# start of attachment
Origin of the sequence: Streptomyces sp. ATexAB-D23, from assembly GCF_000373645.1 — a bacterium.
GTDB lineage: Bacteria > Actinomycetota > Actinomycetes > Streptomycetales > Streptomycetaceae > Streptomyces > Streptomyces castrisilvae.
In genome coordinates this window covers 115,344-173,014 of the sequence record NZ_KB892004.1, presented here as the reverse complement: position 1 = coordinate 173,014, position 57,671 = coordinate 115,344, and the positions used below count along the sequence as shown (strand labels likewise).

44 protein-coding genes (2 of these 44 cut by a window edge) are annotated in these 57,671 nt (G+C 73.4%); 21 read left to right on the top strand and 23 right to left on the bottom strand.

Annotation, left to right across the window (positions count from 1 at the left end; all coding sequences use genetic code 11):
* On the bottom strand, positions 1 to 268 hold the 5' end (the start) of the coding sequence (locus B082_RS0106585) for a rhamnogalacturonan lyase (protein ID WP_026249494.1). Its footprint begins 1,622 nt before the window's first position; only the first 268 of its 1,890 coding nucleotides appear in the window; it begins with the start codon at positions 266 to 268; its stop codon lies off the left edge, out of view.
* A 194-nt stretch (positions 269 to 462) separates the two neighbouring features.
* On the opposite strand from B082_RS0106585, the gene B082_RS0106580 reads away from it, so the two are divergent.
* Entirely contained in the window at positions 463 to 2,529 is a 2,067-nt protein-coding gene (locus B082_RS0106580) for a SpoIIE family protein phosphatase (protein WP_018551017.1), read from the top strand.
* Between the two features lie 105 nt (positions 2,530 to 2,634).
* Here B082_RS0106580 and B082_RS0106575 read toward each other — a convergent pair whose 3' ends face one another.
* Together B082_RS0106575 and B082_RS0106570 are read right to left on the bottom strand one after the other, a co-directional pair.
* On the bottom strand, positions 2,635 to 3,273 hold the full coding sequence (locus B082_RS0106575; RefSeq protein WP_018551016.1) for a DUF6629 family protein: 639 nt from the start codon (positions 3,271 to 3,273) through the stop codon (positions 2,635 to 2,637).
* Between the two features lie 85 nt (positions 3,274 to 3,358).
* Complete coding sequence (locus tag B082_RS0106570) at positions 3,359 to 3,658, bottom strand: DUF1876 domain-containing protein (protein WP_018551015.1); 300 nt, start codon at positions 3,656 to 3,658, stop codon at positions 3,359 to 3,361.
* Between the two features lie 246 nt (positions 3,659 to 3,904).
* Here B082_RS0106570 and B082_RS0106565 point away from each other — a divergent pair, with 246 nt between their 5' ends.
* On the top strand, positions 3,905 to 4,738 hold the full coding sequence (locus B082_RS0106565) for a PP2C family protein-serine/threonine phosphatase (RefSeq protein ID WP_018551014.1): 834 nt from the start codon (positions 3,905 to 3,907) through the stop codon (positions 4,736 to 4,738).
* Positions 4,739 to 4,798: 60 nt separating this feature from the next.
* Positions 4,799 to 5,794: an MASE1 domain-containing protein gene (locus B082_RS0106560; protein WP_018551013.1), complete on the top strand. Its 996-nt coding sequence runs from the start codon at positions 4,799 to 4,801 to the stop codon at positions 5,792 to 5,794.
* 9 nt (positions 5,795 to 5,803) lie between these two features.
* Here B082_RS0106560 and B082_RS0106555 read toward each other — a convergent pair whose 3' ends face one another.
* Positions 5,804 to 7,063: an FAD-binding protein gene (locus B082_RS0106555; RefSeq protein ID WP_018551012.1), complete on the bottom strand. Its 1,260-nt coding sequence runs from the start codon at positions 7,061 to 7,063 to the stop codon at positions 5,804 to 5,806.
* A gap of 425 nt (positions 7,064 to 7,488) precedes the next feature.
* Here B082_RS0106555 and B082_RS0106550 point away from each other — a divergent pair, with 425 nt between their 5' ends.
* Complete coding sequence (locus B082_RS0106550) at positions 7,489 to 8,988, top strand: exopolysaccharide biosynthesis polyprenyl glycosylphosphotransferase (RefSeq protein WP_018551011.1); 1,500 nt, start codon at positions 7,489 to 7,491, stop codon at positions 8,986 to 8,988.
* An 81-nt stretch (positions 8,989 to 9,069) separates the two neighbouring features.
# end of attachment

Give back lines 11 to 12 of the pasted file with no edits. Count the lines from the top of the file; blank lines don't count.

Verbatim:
* Here B082_RS0106580 and B082_RS0106575 read toward each other — a convergent pair whose 3' ends face one another.
* Together B082_RS0106575 and B082_RS0106570 are read right to left on the bottom strand one after the other, a co-directional pair.